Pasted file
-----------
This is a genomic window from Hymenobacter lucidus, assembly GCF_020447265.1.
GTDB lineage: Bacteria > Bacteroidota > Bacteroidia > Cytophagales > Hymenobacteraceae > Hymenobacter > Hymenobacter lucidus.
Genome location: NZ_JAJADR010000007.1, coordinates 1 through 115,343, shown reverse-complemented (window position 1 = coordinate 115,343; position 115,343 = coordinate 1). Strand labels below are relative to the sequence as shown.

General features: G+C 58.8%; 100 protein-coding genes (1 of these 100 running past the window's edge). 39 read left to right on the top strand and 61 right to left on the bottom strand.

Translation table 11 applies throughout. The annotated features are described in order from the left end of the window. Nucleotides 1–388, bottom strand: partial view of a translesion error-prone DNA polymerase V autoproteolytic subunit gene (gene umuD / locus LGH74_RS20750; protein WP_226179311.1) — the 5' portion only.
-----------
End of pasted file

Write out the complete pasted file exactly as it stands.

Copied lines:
This is a genomic window from Hymenobacter lucidus, assembly GCF_020447265.1.
GTDB lineage: Bacteria > Bacteroidota > Bacteroidia > Cytophagales > Hymenobacteraceae > Hymenobacter > Hymenobacter lucidus.
Genome location: NZ_JAJADR010000007.1, coordinates 1 through 115,343, shown reverse-complemented (window position 1 = coordinate 115,343; position 115,343 = coordinate 1). Strand labels below are relative to the sequence as shown.

General features: G+C 58.8%; 100 protein-coding genes (1 of these 100 running past the window's edge). 39 read left to right on the top strand and 61 right to left on the bottom strand.

Translation table 11 applies throughout. The annotated features are described in order from the left end of the window. Nucleotides 1–388, bottom strand: partial view of a translesion error-prone DNA polymerase V autoproteolytic subunit gene (gene umuD / locus LGH74_RS20750; protein WP_226179311.1) — the 5' portion only.